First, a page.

Once liberated from Egypt and faced the reality of the wilderness life, the people started complaining. And kept complaining. For decades. When they were thirsty, they blamed Moses. So, Moses, acting on God’s behalf, found them water in the rock. Then they were hungry, and again reproached Moses. So again, God, upon hearing Moses’ plea on the peoples’ behalf, provided manna to eat. But then they got tired of manna, and renewed their grumbling, so at Moses’ request, God provided quail for them to eat. Every time the people complained, Moses stood “in between” them and God, praying on behalf of the people for their wants and needs to be met, and God graciously heeded the words of Moses.
But they kept on griping, and eventually moved to rebellion. Despite the covenant with God to be God’s people and worship God only, they decided they needed something tangible to worship, and built the golden calf. God was understandably angry. Yet Moses again prays on behalf of the people; God again hears, and forgives.
As recorded in the Old Testament narrative, throughout the time in the wilderness, the people have repeatedly complained and rebelled against God. Repeatedly, Moses has stood “in between” the people and God, seeking reconciliation. As we come to this morning’s scripture, YHWH and the people of Israel are once again fed up with each other, and Moses is, yet again, caught “in-between”. Here, the people are wanting to escape the wilderness, revoke the Exodus, and find a new leader who will take them back to Egypt. Frankly, they want to get rid of Moses, go back to Egypt, leaving God behind in the process. At the same time, God has become exasperated with the Hebrews and is ready to get rid of them and their griping and grousing, once and for all. In fact, God proposes to destroy the people and start over again with Moses.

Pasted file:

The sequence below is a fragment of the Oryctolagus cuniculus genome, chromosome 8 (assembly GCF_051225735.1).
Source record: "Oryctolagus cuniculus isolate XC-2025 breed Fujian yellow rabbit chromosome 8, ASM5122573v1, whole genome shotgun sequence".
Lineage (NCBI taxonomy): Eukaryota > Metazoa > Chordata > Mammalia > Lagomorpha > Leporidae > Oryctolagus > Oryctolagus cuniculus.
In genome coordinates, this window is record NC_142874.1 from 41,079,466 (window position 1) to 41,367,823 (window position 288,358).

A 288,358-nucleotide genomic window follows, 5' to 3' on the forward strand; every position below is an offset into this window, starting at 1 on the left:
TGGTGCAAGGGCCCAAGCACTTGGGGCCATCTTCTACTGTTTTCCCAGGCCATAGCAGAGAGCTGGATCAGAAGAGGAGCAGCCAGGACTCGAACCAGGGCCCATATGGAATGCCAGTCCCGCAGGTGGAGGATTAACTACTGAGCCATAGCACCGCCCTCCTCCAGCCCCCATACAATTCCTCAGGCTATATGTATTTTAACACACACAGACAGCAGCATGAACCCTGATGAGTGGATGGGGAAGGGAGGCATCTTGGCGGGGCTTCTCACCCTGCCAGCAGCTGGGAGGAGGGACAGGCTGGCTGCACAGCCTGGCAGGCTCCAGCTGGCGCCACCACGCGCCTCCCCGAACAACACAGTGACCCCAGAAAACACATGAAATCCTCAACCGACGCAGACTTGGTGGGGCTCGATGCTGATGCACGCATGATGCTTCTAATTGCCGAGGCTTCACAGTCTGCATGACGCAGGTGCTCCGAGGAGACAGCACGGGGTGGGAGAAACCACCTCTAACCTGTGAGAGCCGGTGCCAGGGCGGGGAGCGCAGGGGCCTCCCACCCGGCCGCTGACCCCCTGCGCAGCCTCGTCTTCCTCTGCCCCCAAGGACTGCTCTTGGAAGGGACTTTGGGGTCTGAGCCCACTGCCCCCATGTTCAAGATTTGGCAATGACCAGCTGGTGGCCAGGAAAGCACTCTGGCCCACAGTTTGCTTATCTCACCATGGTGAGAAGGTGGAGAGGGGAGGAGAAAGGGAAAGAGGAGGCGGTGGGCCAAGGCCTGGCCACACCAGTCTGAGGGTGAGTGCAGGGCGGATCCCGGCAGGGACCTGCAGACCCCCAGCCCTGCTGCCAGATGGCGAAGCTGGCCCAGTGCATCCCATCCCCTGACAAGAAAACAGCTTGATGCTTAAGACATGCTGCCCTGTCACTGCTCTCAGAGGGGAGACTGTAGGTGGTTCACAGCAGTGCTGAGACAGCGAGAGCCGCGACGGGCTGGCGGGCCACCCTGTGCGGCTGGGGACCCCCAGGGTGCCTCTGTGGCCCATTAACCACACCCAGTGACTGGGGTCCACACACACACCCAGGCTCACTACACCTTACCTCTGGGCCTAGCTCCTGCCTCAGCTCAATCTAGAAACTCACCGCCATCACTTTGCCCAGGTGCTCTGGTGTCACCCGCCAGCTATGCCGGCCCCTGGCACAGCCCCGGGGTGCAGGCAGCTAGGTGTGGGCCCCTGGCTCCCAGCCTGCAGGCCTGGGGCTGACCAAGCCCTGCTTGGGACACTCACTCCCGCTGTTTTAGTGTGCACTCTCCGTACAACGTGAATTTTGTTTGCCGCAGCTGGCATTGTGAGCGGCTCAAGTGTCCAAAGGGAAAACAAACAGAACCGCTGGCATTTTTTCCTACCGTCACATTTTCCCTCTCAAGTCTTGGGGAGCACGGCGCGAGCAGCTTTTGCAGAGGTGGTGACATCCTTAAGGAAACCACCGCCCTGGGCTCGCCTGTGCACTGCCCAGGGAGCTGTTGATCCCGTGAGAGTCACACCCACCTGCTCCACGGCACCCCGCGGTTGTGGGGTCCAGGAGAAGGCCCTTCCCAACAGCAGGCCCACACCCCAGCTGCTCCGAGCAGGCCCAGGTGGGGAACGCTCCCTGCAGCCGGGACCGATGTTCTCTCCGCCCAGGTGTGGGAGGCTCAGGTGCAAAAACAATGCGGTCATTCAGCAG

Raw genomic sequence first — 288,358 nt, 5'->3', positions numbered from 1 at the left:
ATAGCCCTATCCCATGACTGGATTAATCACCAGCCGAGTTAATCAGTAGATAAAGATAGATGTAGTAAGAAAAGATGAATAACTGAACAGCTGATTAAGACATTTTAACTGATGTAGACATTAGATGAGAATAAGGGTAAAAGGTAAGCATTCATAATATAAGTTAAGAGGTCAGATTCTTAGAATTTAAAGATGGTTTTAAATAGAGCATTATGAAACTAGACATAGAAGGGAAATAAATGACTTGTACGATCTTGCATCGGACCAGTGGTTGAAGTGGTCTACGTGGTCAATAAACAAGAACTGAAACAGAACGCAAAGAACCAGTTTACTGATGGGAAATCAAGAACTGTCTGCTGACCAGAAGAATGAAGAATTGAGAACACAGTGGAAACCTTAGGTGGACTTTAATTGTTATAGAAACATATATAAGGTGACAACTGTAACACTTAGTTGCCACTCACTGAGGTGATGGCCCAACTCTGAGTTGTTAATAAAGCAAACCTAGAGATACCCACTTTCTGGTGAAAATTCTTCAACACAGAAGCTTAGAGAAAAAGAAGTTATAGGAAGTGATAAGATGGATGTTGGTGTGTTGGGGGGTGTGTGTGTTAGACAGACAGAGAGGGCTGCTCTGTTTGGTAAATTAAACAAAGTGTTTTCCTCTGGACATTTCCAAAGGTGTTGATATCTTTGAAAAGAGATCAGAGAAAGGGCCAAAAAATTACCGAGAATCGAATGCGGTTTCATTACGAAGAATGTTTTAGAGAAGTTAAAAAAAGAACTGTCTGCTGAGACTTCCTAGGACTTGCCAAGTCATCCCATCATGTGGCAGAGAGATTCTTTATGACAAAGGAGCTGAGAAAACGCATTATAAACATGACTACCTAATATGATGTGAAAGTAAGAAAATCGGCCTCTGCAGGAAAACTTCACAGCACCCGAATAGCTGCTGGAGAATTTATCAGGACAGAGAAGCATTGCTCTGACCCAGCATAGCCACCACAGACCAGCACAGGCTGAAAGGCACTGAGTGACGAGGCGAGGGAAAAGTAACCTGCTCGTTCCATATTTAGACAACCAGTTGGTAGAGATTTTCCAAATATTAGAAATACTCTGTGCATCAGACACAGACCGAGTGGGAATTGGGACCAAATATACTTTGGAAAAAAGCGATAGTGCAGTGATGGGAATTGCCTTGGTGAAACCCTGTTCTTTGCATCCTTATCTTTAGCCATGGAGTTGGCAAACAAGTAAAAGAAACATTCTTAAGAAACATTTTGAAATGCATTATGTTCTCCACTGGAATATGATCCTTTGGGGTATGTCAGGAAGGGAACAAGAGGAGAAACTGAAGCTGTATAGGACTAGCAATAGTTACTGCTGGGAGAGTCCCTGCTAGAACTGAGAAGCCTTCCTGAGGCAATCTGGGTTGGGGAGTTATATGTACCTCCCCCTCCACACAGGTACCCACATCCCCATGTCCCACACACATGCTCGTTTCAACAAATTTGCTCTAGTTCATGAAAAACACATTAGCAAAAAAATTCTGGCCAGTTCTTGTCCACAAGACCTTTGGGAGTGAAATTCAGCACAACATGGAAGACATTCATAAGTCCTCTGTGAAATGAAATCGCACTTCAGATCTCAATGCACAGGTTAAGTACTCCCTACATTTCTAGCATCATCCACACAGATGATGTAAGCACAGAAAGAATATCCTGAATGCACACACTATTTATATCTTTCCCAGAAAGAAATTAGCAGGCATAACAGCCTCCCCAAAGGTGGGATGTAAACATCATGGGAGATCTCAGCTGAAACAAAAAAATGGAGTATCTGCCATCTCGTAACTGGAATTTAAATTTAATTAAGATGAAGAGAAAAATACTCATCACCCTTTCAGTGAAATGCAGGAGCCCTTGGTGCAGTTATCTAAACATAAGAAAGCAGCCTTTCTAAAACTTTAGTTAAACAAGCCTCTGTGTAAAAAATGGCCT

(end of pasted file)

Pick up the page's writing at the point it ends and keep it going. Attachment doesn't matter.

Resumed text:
And here, once more, Moses stands “in-between” the people and their God. While loyal to God Moses is still devoted to the people in his care. And so, Moses resists God’s plan to terminate the people of Israel, and begins to pray. He begins by appealing to God’s power and might. But also, as he prays, he appeals to God’s inherent nature, that of justice and righteousness, but also of mercy. Moses boldly prays to God to pardon the people, out of the steadfast love that he knows God has for them. Not that Israel deserves to be pardoned, nor that God is obligated to forgive. Rather, Moses appeals to YHWH steadfast love, God’s most core identity, that binds God to his children despite all the transgression and disobedience on the part of Israel. And heeding the plea of Moses, God relents. Out of love and mercy, God forgives the people. Yet God remains just: declaring that in response to that first generation, who whined and complained so much, they would not see the promised land. But the rest of the nation of Israel will be saved.